|LCQ19: Promoting civic awareness in the society
Following is a question by the Hon Cheung Kwok-che and a written reply by the Acting Secretary for Constitutional and Mainland Affairs, Miss Adeline Wong, in the Legislative Council today (June 27):
The voter turnout rate of last year's District Council (DC) Election was 41.49 per cent, which was slightly higher than the 38.83 per cent in 2007. Early this year, I commissioned academics to conduct a survey in the social work sector, and the preliminary results revealed that nearly 30 per cent of the registered social workers (RSWs) did not vote at last year's DC Election, yet 90 per cent of RSWs indicated that they would vote at the Legislative Council (LegCo) Election in September this year. In addition, it has been reported that the number of people attending this year's June 4 vigil reached a record high of over 180,000, while the number of people attending each of the vigils held in the past few years also exceeded 150,000, and quite a number of them were youngsters. In this connection, will the Government inform this Council:
(a) given that the aforesaid survey has reflected that the desire for voting of RSWs at DC Elections is lower than that at LegCo Elections, and the overall voter turnout rates of the past two LegCo Elections were higher than those of DC Elections, how the authorities will promote active voting at DC Elections among members of the public;
(b) whether the Constitutional and Mainland Affairs Bureau will propose to the Central Authorities to adopt a lower nomination threshold for implementing universal suffrage for the Chief Executive Election in 2017; if it will, of the details; if not, the reasons for that; and
(c) whether the Government will propose to set up in Hong Kong a museum of the defense against the Japanese invasion, a museum of the establishment of New China, a museum of the Cultural Revolution and/or a museum of the June 4 incident with local characteristics, so as to enhance the understanding of members of public of the major historical events of our country and to foster sentiments to care about our country's development; if it will, of the details; if not, the reasons for that?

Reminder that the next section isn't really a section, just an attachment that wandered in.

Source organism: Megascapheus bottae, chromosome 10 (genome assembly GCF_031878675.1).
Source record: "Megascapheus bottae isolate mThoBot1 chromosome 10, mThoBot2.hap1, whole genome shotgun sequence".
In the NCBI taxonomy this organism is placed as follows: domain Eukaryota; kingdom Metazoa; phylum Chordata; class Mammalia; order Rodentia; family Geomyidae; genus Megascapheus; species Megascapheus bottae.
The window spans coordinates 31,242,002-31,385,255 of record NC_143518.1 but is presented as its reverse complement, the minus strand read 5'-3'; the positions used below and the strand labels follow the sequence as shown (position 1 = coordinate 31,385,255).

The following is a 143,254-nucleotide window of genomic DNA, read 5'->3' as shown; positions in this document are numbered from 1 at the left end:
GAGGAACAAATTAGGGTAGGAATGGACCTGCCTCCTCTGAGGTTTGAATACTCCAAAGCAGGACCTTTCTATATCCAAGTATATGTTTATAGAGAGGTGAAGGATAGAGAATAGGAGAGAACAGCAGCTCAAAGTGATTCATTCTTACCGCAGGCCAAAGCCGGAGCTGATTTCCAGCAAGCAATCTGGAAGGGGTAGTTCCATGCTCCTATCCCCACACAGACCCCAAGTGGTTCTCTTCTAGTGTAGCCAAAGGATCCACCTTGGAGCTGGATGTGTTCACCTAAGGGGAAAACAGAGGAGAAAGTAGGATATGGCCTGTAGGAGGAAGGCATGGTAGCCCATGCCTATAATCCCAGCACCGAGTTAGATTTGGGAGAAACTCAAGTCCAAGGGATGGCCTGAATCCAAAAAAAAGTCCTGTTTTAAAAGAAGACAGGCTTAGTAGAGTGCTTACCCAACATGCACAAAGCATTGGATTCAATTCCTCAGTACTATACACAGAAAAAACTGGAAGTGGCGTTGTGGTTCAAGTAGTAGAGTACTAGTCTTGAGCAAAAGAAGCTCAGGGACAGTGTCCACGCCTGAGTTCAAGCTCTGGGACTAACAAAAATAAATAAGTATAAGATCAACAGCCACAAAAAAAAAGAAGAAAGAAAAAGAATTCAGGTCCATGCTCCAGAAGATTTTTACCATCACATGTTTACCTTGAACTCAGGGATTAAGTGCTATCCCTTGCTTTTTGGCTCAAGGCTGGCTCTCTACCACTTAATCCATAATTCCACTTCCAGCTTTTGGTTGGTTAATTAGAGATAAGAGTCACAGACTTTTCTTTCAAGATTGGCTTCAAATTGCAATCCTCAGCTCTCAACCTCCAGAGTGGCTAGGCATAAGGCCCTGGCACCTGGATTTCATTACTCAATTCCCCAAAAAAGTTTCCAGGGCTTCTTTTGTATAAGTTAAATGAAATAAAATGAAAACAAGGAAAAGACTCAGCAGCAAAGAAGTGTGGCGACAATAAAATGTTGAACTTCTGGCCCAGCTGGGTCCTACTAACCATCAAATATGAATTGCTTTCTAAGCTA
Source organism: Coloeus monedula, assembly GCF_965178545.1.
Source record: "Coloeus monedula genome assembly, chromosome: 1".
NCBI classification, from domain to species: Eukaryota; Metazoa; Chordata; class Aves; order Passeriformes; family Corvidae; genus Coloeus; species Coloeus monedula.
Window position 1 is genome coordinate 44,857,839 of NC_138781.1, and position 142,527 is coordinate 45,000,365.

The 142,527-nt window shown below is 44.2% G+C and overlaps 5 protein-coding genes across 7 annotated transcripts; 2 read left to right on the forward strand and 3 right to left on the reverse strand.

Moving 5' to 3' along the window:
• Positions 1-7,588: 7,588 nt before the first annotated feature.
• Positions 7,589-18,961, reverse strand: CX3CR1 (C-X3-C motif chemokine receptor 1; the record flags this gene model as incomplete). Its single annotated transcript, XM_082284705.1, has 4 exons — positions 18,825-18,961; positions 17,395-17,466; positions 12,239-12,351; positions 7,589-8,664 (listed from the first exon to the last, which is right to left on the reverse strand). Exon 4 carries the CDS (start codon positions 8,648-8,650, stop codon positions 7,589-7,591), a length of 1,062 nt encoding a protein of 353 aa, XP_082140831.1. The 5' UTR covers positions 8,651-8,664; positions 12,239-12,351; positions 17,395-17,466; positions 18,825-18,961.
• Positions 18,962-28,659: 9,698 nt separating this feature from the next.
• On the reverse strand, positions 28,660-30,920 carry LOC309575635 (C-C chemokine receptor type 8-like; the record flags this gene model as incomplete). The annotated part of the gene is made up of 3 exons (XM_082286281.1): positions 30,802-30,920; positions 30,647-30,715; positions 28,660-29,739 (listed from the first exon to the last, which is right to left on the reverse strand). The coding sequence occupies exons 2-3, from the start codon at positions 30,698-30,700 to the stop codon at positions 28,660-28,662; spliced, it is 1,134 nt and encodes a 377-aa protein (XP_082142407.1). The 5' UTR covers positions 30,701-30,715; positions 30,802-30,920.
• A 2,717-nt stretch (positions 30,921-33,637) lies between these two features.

The Government's reply to the questions raised by the Hon Cheung Kwok-che is as follows:
(1) For each District Council (DC) election, the government launches a publicity programme to promote the election, to encourage voter participation in DC election. The messages put across include: that the work of DCs is closely related to the daily life and well-being of the people of Hong Kong, and that each vote can make a difference; and the importance of honest and clean elections.
Taking the publicity programme of 2011 DC Election as an example, the publicity programme lasted from August until the polling day. We adopted a phased approach in building up the intensity of the publicity.
The first phase of the programme focused on reminding prospective candidates, their agents and the public of the importance of clean elections. This message was promulgated through posters and Announcements in the Public Interest (APIs) on TV and radio. A series of filmlets was screened on infotainment channels and other media platforms to educate the public on some of the major provisions in the Elections (Corrupt and Illegal Conduct) Ordinance. To complement the clean elections message and as a prelude to phase two, we also launched some promotional activities mainly through posters and APIs, to remind people of the importance of DCs and the election.